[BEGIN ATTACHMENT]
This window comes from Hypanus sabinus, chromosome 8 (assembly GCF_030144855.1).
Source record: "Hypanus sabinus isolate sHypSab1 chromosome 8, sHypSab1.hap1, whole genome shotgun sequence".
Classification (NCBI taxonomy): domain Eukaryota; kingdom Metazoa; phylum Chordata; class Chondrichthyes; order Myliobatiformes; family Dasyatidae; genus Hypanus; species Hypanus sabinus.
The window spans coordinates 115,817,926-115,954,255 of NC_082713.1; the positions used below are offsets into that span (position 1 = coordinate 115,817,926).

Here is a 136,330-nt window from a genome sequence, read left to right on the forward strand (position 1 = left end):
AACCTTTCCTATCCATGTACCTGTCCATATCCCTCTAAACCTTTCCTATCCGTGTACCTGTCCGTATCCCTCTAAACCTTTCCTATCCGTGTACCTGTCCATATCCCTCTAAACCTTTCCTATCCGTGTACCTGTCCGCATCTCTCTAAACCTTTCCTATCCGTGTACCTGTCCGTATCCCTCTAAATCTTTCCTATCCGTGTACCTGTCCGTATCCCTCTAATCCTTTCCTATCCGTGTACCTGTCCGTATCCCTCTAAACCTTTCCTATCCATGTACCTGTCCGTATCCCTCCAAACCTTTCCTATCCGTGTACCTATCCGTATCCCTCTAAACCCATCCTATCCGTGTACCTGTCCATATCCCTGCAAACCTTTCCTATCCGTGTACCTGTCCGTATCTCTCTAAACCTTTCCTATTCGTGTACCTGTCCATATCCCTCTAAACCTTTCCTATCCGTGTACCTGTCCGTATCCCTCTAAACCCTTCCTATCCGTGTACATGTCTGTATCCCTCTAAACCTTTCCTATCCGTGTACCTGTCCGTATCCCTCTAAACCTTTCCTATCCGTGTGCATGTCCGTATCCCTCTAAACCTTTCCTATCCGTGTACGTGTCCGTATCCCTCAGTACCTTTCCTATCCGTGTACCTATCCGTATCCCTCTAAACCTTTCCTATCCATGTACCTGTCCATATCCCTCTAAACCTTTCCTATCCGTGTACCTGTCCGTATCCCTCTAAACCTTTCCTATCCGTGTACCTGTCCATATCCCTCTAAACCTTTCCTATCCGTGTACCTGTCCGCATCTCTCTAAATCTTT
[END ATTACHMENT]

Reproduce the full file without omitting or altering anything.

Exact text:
This window comes from Hypanus sabinus, chromosome 8 (assembly GCF_030144855.1).
Source record: "Hypanus sabinus isolate sHypSab1 chromosome 8, sHypSab1.hap1, whole genome shotgun sequence".
Classification (NCBI taxonomy): domain Eukaryota; kingdom Metazoa; phylum Chordata; class Chondrichthyes; order Myliobatiformes; family Dasyatidae; genus Hypanus; species Hypanus sabinus.
The window spans coordinates 115,817,926-115,954,255 of NC_082713.1; the positions used below are offsets into that span (position 1 = coordinate 115,817,926).

Here is a 136,330-nt window from a genome sequence, read left to right on the forward strand (position 1 = left end):
AACCTTTCCTATCCATGTACCTGTCCATATCCCTCTAAACCTTTCCTATCCGTGTACCTGTCCGTATCCCTCTAAACCTTTCCTATCCGTGTACCTGTCCATATCCCTCTAAACCTTTCCTATCCGTGTACCTGTCCGCATCTCTCTAAACCTTTCCTATCCGTGTACCTGTCCGTATCCCTCTAAATCTTTCCTATCCGTGTACCTGTCCGTATCCCTCTAATCCTTTCCTATCCGTGTACCTGTCCGTATCCCTCTAAACCTTTCCTATCCATGTACCTGTCCGTATCCCTCCAAACCTTTCCTATCCGTGTACCTATCCGTATCCCTCTAAACCCATCCTATCCGTGTACCTGTCCATATCCCTGCAAACCTTTCCTATCCGTGTACCTGTCCGTATCTCTCTAAACCTTTCCTATTCGTGTACCTGTCCATATCCCTCTAAACCTTTCCTATCCGTGTACCTGTCCGTATCCCTCTAAACCCTTCCTATCCGTGTACATGTCTGTATCCCTCTAAACCTTTCCTATCCGTGTACCTGTCCGTATCCCTCTAAACCTTTCCTATCCGTGTGCATGTCCGTATCCCTCTAAACCTTTCCTATCCGTGTACGTGTCCGTATCCCTCAGTACCTTTCCTATCCGTGTACCTATCCGTATCCCTCTAAACCTTTCCTATCCATGTACCTGTCCATATCCCTCTAAACCTTTCCTATCCGTGTACCTGTCCGTATCCCTCTAAACCTTTCCTATCCGTGTACCTGTCCATATCCCTCTAAACCTTTCCTATCCGTGTACCTGTCCGCATCTCTCTAAATCTTT